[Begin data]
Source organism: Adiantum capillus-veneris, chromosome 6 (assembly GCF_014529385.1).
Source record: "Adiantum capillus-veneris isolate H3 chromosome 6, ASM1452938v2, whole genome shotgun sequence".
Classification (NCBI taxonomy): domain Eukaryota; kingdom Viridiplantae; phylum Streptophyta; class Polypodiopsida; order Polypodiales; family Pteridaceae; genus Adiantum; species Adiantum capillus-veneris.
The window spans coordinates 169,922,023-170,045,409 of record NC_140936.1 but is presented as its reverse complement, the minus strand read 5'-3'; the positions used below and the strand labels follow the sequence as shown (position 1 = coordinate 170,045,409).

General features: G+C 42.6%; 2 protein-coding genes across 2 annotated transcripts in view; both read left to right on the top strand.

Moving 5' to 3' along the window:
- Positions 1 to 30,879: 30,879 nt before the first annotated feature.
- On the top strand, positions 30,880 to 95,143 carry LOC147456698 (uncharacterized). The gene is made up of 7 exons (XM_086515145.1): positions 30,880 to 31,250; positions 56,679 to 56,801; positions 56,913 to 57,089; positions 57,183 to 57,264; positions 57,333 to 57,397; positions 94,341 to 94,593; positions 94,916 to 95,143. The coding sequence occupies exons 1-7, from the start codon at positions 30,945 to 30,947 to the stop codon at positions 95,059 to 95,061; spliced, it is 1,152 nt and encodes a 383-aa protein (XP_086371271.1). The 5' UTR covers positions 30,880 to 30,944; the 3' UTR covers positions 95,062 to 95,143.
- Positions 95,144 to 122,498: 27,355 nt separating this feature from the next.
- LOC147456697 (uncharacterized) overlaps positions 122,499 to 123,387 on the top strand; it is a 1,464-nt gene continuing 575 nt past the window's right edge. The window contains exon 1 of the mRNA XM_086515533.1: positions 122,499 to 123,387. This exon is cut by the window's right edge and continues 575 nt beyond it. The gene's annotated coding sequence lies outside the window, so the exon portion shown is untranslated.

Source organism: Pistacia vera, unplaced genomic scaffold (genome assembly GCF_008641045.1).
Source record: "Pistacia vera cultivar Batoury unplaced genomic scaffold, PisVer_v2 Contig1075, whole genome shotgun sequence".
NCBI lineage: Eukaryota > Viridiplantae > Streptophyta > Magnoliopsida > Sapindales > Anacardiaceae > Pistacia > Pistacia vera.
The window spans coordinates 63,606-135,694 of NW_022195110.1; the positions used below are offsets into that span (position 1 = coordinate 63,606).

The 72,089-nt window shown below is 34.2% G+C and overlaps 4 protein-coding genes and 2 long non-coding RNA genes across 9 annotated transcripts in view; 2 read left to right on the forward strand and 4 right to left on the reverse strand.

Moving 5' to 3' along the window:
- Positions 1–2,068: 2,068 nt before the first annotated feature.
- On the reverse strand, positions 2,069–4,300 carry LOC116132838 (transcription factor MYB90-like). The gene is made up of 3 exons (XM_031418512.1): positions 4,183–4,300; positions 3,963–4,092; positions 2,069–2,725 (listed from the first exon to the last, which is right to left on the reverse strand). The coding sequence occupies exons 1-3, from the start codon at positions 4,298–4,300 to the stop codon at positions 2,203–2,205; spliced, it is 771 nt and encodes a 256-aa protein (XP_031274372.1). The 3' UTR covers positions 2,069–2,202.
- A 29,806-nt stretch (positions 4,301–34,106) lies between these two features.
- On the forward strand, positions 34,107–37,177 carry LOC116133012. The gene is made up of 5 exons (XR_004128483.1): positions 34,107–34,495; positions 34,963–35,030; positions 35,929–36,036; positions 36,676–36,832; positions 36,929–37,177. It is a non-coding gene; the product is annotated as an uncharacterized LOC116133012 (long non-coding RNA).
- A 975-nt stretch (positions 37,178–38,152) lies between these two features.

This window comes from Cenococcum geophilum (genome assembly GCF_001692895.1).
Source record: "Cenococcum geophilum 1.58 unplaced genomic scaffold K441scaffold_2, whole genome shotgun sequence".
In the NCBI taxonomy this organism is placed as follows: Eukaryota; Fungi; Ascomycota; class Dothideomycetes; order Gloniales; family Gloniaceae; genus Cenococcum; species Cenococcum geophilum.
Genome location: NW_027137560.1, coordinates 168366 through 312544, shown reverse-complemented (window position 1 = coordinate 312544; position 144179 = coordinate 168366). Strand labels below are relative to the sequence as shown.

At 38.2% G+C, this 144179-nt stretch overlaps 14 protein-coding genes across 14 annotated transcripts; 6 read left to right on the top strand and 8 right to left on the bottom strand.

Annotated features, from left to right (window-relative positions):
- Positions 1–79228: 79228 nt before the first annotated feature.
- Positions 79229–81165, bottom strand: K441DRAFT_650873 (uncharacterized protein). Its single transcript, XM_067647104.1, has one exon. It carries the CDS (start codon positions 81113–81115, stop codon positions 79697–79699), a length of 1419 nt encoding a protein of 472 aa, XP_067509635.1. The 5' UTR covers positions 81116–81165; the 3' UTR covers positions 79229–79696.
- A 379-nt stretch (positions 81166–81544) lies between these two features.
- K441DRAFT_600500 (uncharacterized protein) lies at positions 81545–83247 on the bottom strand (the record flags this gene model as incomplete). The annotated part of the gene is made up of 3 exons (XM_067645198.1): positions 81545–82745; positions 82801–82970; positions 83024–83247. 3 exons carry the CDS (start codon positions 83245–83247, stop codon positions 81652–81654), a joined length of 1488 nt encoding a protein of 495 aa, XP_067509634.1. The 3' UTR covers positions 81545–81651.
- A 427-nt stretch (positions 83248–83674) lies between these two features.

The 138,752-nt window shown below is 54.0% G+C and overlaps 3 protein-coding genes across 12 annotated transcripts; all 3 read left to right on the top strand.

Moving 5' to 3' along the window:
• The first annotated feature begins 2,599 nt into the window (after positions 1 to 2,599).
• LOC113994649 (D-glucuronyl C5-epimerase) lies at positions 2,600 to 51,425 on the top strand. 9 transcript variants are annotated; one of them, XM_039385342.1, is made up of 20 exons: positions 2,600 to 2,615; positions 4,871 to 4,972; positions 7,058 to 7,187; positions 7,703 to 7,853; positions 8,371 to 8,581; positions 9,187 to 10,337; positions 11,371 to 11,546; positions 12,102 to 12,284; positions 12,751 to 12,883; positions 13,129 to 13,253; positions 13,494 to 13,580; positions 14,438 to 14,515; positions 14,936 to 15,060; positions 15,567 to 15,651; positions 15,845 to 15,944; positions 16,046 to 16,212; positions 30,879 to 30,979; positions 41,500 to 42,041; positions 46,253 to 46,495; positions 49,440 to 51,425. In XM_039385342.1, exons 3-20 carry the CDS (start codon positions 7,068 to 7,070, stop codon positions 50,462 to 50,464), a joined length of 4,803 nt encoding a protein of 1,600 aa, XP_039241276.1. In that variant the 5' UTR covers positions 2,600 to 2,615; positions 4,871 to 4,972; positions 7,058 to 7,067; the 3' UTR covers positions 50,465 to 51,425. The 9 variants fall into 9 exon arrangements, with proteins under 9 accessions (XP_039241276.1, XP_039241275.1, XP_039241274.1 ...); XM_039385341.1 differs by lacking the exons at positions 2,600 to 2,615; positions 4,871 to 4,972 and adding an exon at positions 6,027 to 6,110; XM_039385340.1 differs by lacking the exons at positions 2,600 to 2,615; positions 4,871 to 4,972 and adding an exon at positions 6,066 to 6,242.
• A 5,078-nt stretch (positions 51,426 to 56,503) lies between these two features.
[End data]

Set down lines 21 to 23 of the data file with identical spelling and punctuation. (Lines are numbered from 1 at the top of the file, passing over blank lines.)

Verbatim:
- A 975-nt stretch (positions 37,178–38,152) lies between these two features.

This window comes from Cenococcum geophilum (genome assembly GCF_001692895.1).
Source record: "Cenococcum geophilum 1.58 unplaced genomic scaffold K441scaffold_2, whole genome shotgun sequence".